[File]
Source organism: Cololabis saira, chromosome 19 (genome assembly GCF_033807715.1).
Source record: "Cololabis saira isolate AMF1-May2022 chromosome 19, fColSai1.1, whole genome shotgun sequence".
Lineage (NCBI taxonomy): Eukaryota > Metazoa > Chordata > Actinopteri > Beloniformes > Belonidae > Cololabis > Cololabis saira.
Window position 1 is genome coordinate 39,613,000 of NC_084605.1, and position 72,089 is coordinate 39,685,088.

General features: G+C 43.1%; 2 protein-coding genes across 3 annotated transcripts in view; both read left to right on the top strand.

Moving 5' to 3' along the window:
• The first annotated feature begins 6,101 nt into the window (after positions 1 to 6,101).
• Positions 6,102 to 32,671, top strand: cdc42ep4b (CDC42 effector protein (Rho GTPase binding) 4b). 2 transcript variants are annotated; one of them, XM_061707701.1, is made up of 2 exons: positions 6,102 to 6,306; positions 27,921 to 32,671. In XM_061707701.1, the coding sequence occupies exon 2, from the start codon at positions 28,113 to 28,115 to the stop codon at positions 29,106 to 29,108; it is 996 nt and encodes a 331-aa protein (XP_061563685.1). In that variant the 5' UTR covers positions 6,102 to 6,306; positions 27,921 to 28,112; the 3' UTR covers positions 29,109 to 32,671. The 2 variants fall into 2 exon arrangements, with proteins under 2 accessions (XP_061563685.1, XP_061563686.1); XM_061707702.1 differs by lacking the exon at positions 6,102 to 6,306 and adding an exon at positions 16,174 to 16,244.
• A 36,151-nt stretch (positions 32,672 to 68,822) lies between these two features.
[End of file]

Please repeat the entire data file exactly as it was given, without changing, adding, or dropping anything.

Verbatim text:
Source organism: Cololabis saira, chromosome 19 (genome assembly GCF_033807715.1).
Source record: "Cololabis saira isolate AMF1-May2022 chromosome 19, fColSai1.1, whole genome shotgun sequence".
Lineage (NCBI taxonomy): Eukaryota > Metazoa > Chordata > Actinopteri > Beloniformes > Belonidae > Cololabis > Cololabis saira.
Window position 1 is genome coordinate 39,613,000 of NC_084605.1, and position 72,089 is coordinate 39,685,088.

General features: G+C 43.1%; 2 protein-coding genes across 3 annotated transcripts in view; both read left to right on the top strand.

Moving 5' to 3' along the window:
• The first annotated feature begins 6,101 nt into the window (after positions 1 to 6,101).
• Positions 6,102 to 32,671, top strand: cdc42ep4b (CDC42 effector protein (Rho GTPase binding) 4b). 2 transcript variants are annotated; one of them, XM_061707701.1, is made up of 2 exons: positions 6,102 to 6,306; positions 27,921 to 32,671. In XM_061707701.1, the coding sequence occupies exon 2, from the start codon at positions 28,113 to 28,115 to the stop codon at positions 29,106 to 29,108; it is 996 nt and encodes a 331-aa protein (XP_061563685.1). In that variant the 5' UTR covers positions 6,102 to 6,306; positions 27,921 to 28,112; the 3' UTR covers positions 29,109 to 32,671. The 2 variants fall into 2 exon arrangements, with proteins under 2 accessions (XP_061563685.1, XP_061563686.1); XM_061707702.1 differs by lacking the exon at positions 6,102 to 6,306 and adding an exon at positions 16,174 to 16,244.
• A 36,151-nt stretch (positions 32,672 to 68,822) lies between these two features.